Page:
"Netanyabbas", or Moral Equivalency in the White House

The Obama administration sees no real good guys or bad guys in world conflicts.

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Moshe Phillips and Benyamin Korn, RZA,

The tweeted comment by a senior Obama administration official describing Al Qaeda's beheading of Wall Street Journal reporter Daniel Pearl as part of a "cycle of violence" will be defended by her colleagues as an inadvertent slip of the keyboard. But Israelis will see it as yet another symptom of this administration's overall worldview, one which confuses enemies with friends, right with wrong, and good with evil.

Samantha Power, the U.S. ambassador to the United Nations, delivered the Daniel Pearl Memorial Lecture at UCLA on February 23. She also took the occasion to send out this disturbing tweet: "Daniel Pearl's story is reminder that individual accountability & reconciliation are required to break cycles of violence."

If there is one thing to learn about Pearl's story, of course, is that it was NOT part of some "cycle of violence." It was, rather, part of the Islamist jihad against America, Israel, and Western civilization in general. Its perpetrator, Khalid Sheikh Mohammed, is presently incarcerated in an American military prison at Guantanamo Bay.

This is not the first time Ms. Power has expressed the idea that there are no real good guys or bad guys in the clashes between Islamists and the West, or between the Arabs and Israel, but rather just "cycles of violence" in which aggressors and victims are all lumped together.

In a discussion in Berkeley in 2002, Power said she regarded Yasser Arafat and then-prime minister Ariel Sharon as equally horrific. Power said the U.S. should not show "deference to people who are fundamentally, politically, destined to destroy the lives of their own people and by that I mean what Tom Friedman has called 'Sharifat' [i.e. they are so similar, they should share a name]. I mean I do think in that sense there's a--that both political leaders have been dreadfully irresponsible…"

The same thing has been said by President Obama's newest Middle East policy adviser. Consider the article that Robert Malley, the new senior director on Mideast issues at the National Security Council, wrote in the New York Review of Books in 2006.  He acknowledged that recent violence between Israel and Hezbollah began when Hezbollah kidnapped two Israeli soldiers. But Hezbollah did that only because of the "numerous pressures" it was under, Malley insisted. Hezbollah is committed to "retrieving the few remaining Lebanese prisoners held in Israel jails," so naturally Hezbollah leader Hassan Nasrallah had to "live up to his word." Sure, the kidnappings were "more audacious and provocative than customary," but then again Israel is guilty of "incursions into Lebanese air and sea space as well as assassinations of Palestinian militants on Lebanese soil."

Malley refused to recognize Hezbollah as the aggressor and Israel as the victim. He would not acknowledge that Israel's actions were in response to Hezbollah terrorism. For him, it's all just part of one big cycle of violence where everyone is the moralequivalent of everyone else.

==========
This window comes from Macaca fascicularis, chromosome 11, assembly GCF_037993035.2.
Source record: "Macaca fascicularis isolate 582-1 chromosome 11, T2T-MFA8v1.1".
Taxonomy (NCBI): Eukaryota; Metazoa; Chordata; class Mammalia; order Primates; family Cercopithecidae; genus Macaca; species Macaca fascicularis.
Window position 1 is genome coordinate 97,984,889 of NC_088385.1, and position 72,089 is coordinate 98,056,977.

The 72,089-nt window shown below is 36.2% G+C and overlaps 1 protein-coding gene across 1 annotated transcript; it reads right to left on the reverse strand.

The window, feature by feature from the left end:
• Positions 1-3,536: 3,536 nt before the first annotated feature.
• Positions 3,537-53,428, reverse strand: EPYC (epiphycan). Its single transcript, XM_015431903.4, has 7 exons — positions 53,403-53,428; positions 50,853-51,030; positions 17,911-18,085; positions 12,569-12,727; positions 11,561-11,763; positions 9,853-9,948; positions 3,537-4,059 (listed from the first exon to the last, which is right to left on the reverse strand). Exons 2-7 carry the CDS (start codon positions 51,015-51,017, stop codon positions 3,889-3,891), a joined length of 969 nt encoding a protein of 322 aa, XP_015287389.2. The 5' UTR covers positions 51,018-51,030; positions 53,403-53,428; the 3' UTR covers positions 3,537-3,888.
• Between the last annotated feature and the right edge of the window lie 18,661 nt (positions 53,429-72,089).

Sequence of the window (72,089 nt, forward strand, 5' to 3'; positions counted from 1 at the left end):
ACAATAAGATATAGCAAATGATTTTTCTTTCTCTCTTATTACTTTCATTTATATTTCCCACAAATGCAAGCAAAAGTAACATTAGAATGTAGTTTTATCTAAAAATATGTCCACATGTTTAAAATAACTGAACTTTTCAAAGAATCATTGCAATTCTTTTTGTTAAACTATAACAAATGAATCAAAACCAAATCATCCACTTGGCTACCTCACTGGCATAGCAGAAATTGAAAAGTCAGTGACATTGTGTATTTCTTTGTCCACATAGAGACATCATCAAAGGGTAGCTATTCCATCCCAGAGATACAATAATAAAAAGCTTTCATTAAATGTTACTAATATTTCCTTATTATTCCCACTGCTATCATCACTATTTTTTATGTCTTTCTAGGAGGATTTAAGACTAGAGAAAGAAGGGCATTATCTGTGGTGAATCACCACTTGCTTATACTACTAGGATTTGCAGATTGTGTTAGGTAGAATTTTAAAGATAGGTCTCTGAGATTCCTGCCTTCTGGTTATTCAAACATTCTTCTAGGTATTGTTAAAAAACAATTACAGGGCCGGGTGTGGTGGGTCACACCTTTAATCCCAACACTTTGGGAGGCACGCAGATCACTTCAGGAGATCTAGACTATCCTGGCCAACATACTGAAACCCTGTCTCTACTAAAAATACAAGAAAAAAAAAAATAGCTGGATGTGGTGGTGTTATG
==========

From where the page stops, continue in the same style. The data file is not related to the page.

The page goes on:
The reason that Samantha Power and Robert Malley fit right in at the Obama White House is that this whole "cycle of violence / both sides are guilty" mentality reflects the worldview of the president himself.

In his infamous speech at the leading Islamic university in Cairo shortly after assuming office, President Obama presented a startling new perspective on the Israeli-Arab conflict. Instead of recognizing that Israel's cause is essentially just and that America should be on Israel's side, Obama said that both sides have legitimate claims, both sides deserve our sympathy, and America is, in effect, on both sides. 

"The Jewish people were persecuted for centuries," and that is why their "aspiration for a Jewish homeland" is legitimate, he said. "On the other hand, it is also undeniable that the Palestinian people -- Muslims and Christians -- have suffered in pursuit of a homeland," the president continued. "They endure the daily humiliations -- large and small -- that come with occupation.  So let there be no doubt:  The situation for the Palestinian people is intolerable.  And America will not turn our backs on the legitimate Palestinian aspiration for dignity, opportunity, and a state of their own."

Again, President Obama emphasized, there are "two peoples with legitimate aspirations, each with a painful history...It's easy to point fingers--for Palestinians to point to the displacement brought about by Israel's founding, and for Israelis to point to the constant hostility and attacks throughout its history from within its borders as well as beyond.  But if we see this conflict only from one side or the other, then we will be blind to the truth…" 

Note the moral equivalency between Israel being victimized by "hostility and attacks," and the Palestinian Arabs being victimized by "the displacement brought about by Israel's founding"--even though that displacement was caused by the Arabs' own war against Israel. 

President Obama, like the advisers and ambassadors he has appointed, refuses to "see this conflict from [Israel's] side." It's all one big "cycle of violence" where nobody's right and nobody's wrong. They refuse to recognize that there is such a thing as an Arab war against Israel, or an Islamist war against the West. 

That sentiment, reflected in Ambassador Power's tweet and Robert Malley's statements, is what must give Israelis pause today--because even as they are being asked to ever riskier territorial concessions, the Israelis have been reminded that when the chips are down, they cannot assume President Obama will be on their side.